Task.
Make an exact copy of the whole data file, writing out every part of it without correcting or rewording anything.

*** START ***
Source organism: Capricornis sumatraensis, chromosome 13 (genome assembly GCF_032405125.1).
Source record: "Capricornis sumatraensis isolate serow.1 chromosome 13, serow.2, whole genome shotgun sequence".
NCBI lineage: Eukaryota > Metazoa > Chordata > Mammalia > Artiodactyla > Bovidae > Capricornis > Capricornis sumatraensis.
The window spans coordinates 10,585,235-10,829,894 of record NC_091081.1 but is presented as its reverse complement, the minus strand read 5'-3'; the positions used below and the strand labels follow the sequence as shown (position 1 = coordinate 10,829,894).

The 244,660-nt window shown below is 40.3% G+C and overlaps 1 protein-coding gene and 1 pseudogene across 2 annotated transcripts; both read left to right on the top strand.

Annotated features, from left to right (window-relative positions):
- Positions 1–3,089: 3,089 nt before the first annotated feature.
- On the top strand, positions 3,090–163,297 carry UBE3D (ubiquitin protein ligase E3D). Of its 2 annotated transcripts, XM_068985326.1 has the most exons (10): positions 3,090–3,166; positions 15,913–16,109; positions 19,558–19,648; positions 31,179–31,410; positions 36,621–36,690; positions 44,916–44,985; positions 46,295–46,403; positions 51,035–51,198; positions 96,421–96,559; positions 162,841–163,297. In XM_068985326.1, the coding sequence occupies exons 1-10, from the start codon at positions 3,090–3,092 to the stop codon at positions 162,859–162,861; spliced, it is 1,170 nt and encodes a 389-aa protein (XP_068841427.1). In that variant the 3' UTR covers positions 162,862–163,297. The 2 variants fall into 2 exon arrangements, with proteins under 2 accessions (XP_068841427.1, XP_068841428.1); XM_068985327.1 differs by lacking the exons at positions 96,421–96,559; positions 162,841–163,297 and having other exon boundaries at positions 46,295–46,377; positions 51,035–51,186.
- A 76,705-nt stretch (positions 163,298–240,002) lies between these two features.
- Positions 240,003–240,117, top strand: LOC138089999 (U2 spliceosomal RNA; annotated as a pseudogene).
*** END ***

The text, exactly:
Source organism: Capricornis sumatraensis, chromosome 13 (genome assembly GCF_032405125.1).
Source record: "Capricornis sumatraensis isolate serow.1 chromosome 13, serow.2, whole genome shotgun sequence".
NCBI lineage: Eukaryota > Metazoa > Chordata > Mammalia > Artiodactyla > Bovidae > Capricornis > Capricornis sumatraensis.
The window spans coordinates 10,585,235-10,829,894 of record NC_091081.1 but is presented as its reverse complement, the minus strand read 5'-3'; the positions used below and the strand labels follow the sequence as shown (position 1 = coordinate 10,829,894).

The 244,660-nt window shown below is 40.3% G+C and overlaps 1 protein-coding gene and 1 pseudogene across 2 annotated transcripts; both read left to right on the top strand.

Annotated features, from left to right (window-relative positions):
- Positions 1–3,089: 3,089 nt before the first annotated feature.
- On the top strand, positions 3,090–163,297 carry UBE3D (ubiquitin protein ligase E3D). Of its 2 annotated transcripts, XM_068985326.1 has the most exons (10): positions 3,090–3,166; positions 15,913–16,109; positions 19,558–19,648; positions 31,179–31,410; positions 36,621–36,690; positions 44,916–44,985; positions 46,295–46,403; positions 51,035–51,198; positions 96,421–96,559; positions 162,841–163,297. In XM_068985326.1, the coding sequence occupies exons 1-10, from the start codon at positions 3,090–3,092 to the stop codon at positions 162,859–162,861; spliced, it is 1,170 nt and encodes a 389-aa protein (XP_068841427.1). In that variant the 3' UTR covers positions 162,862–163,297. The 2 variants fall into 2 exon arrangements, with proteins under 2 accessions (XP_068841427.1, XP_068841428.1); XM_068985327.1 differs by lacking the exons at positions 96,421–96,559; positions 162,841–163,297 and having other exon boundaries at positions 46,295–46,377; positions 51,035–51,186.
- A 76,705-nt stretch (positions 163,298–240,002) lies between these two features.
- Positions 240,003–240,117, top strand: LOC138089999 (U2 spliceosomal RNA; annotated as a pseudogene).